(247a) Introducing Risk Analysis in a Design I Course

Papavassiliou, D. V. - Presenter, The University of Oklahoma
Freeman, M. - Presenter, The University of Oklahoma
Kosmopoulou, G. - Presenter, University of Oklahoma

A major challenge that Chemical Engineering graduates will face at the modern workplace is the management and operation of plants under conditions of uncertainty. Developments in the field of industrial organization of microeconomics offer tools to address this challenge with rather well developed concepts, such as decision theory and financial risk analysis. In this work we will describe our efforts to integrate modern economics concepts and techniques in the teaching of Engineering Design.

The Chemical Engineering curriculum at the University of Oklahoma includes three courses in Design: Design Lab (2 credit hours), Design I (3 credit hours) and Design II (3 credit hours). The capstone projects are part of Design II, while Design I is the course that introduces engineering economics to students, as well as concepts such as profitability and cost analysis. The majority of the students who enroll in Design I have no background in Economics, since introductory Economics courses are part of the general education electives (as are several other courses in the social sciences). The type of engineering economics taught to them focused on cost analysis and profitability estimation with limited references to uncertainty and financial risk. For the past several years, we have included material on risk analysis and decision making in the Design I class. Lately, through collaboration between Chemical Engineering and the Department of Economics, we have been developing classroom material to introduce risk analysis in the class. In a presentation in the 2009 AIChE meeting [1] we discussed the development of illustrative classroom experiments and case studies that showcased concepts such as utility and decision making under uncertainty in Design I. The discussion in this presentation will include the development and implementation of assignments that utilize the concepts of risk and utility, and the use of software (Crystall Ball by Oracle) to incorporate financial risk in engineering economics.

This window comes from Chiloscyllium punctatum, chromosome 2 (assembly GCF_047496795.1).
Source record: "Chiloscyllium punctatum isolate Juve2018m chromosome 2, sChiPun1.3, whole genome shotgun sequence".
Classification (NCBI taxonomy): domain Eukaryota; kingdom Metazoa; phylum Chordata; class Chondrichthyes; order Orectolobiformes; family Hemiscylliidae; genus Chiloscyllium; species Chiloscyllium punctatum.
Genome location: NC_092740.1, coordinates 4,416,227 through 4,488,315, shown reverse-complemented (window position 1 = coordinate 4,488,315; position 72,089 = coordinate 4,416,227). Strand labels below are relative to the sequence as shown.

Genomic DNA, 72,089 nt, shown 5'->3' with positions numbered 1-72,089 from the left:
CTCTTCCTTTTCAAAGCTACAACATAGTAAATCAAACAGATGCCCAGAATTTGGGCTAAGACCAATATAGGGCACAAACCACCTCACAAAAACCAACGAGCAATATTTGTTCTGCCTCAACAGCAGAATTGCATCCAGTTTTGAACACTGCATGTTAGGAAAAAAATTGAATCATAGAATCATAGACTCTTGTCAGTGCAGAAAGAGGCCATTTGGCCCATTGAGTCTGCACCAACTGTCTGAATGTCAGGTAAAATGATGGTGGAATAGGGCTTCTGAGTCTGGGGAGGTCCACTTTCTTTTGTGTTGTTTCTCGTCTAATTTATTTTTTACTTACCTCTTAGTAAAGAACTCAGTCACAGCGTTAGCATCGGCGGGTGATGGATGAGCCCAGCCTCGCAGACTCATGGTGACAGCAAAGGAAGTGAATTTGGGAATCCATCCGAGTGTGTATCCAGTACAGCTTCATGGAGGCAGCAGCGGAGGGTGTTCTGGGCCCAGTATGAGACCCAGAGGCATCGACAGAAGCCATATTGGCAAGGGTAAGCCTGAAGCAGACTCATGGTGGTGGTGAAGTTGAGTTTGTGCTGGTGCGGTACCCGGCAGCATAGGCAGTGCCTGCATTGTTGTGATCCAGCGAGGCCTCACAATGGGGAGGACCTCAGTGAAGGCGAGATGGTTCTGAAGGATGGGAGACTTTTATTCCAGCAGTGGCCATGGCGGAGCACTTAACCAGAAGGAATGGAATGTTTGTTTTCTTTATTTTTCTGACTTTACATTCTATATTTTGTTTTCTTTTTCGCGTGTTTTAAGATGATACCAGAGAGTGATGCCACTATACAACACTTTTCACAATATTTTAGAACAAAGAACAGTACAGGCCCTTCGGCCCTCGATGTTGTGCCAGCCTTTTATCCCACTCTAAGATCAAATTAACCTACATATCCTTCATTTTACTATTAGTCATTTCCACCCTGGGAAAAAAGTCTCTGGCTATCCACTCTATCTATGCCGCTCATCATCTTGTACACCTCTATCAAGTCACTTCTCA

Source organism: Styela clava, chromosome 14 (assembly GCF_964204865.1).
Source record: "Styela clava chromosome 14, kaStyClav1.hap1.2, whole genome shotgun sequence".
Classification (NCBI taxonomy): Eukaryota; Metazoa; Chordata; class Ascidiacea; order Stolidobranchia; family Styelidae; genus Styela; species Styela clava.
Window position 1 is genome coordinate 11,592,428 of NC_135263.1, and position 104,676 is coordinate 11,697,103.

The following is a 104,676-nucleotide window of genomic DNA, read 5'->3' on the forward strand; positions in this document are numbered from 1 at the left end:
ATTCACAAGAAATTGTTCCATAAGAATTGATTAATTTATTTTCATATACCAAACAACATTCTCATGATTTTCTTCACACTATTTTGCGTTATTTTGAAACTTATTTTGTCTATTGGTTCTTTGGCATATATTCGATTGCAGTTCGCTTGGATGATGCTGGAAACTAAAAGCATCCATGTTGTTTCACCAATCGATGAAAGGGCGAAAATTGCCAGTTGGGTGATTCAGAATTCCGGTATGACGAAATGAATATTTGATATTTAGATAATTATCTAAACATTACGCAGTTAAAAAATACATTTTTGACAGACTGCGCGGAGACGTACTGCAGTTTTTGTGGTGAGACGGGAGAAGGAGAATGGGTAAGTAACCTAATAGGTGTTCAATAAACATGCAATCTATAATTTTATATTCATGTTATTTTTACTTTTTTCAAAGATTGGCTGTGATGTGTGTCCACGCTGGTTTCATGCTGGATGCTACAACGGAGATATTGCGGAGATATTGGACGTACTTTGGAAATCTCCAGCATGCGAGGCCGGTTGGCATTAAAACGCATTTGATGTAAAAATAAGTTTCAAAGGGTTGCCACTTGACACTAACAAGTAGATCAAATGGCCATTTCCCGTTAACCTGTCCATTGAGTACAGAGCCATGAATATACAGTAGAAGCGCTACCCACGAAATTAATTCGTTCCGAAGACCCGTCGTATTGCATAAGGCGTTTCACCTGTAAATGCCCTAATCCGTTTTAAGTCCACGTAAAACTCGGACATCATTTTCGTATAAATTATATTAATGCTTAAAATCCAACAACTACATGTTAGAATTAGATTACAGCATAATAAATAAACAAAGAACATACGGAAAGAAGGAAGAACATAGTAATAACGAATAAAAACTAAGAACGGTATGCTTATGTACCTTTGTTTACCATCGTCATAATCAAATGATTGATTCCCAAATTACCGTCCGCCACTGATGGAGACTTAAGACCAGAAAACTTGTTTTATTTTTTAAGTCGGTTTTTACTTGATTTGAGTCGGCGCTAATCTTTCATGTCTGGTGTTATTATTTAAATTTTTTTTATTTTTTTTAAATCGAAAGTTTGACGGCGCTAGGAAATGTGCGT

1.Papavassiliou, D.V., Jog, C., Le, P., Freeman, M., and G. Kosmopoulou, ?Development of Classroom Experiments to Introduce Decision Making Under Uncertainty to Students in a Design I Course,? paper 329b, American Institute of Chemical Engineers Annual Conference, Nashville, November, 2009.